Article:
"A lot of good proposals here," Marshall said at the end of the morning consultation session.

"This may not be the year when a lot of them happen." Twitter: TelegramJames

Organizations: Newfoundland and Labrador Employers, Canadian Federation of Independent Business

Geographic location: St. John's

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Recent comments

  • Bob
    January 15, 2012 - 10:00

    It is very easy to jump on public sector defined pension benefits, isn't it? how quickly some people forget how public sector pensioners bailed this province out of annual recurring deficit budgets during the 80's and 90's....wage freezes and roll backs on negotiated contracts. Also, this and past governments have to take fiscal responsibility for the complete mismanagement of public sector pensions whose contributions were put into the government coffers for education , health, transportation and a myriad of other government services from the 60's until 2002. Small business in this province need also to be reminded that public sector pensions are set upon retirement and never increase. Can you say the same about your profits for the last 30 years????

  • employers' council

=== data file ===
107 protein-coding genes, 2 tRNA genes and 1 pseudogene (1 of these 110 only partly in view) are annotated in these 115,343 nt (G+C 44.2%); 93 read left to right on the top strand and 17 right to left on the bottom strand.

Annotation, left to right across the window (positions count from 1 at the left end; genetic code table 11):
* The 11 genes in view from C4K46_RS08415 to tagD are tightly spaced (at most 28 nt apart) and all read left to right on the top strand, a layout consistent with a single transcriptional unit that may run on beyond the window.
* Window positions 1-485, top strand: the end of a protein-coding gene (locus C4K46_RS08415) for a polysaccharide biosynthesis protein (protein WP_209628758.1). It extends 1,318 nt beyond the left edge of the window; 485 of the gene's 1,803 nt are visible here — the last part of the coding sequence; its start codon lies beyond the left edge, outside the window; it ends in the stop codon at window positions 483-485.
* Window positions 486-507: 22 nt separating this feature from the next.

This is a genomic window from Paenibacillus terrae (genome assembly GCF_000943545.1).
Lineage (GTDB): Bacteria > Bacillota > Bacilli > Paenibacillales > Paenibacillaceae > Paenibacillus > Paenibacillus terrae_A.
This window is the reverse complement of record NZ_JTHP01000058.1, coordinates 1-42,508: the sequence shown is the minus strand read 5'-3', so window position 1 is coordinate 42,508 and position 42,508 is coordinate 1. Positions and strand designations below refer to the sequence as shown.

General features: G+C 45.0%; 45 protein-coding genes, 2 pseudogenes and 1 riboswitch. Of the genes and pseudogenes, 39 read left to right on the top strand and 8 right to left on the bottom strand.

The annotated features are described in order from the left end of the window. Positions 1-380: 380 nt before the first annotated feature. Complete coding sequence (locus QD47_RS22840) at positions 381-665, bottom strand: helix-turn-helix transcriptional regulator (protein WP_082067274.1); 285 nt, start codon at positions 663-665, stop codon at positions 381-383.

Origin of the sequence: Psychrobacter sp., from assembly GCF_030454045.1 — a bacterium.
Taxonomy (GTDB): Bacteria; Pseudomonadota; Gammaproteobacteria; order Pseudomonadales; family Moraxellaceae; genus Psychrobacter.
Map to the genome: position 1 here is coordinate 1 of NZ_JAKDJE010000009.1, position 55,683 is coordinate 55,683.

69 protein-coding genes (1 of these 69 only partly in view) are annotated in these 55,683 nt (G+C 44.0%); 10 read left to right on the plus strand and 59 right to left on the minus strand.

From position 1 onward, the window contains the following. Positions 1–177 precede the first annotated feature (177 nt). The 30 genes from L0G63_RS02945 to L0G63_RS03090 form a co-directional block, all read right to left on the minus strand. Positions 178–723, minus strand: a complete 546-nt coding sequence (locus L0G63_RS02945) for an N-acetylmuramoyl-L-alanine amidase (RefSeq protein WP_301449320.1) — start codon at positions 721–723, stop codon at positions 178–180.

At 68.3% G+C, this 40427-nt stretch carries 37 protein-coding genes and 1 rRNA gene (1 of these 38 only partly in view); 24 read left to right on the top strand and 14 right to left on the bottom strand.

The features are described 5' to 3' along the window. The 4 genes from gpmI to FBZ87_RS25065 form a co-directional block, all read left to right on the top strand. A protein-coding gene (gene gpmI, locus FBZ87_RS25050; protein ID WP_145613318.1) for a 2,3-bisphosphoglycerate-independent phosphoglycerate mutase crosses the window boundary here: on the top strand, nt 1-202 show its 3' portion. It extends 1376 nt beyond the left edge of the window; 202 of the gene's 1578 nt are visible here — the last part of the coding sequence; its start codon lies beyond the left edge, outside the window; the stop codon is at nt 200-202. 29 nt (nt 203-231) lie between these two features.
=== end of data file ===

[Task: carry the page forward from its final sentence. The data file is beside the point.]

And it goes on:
January 15, 2012 - 07:47

    Muskrat Falls will cost $6 Billion after significant study and debate. Unfunded public sector post retirement benefits are currently $5 Billion with almost no debate. Regardless of the reasons, taxpayers will have to come up with that $5 Billion just to secure the current level of benefits provided and promised to our public service. This is a fact. We do not begrudge anyone a great pension. However, we can’t bury our heads in the sand and pretend that our credit card is not maxed out. Pensions are important benefits – so important in fact that they should never get to the point where they are $5 Billion in the hole. A full public debate would look for solutions as to how taxpayers can secure the current retirement promises for public servants without further impacting other areas like health and education. This is a responsible request. It’s not about taking away from the public service it’s about protecting what they already have.

  • baieboy
    January 15, 2012 - 06:58

    Sad whats hapening here. Civil servents/teachers contribute less than 1 years pension & many retire under 50. They have 100s thousands drawn from the plan before they reach 65. Ist a hugh taxpayer funded ponzi scheme & needs to be fixed. The pensioners themselves are in denial as to what the real problem is.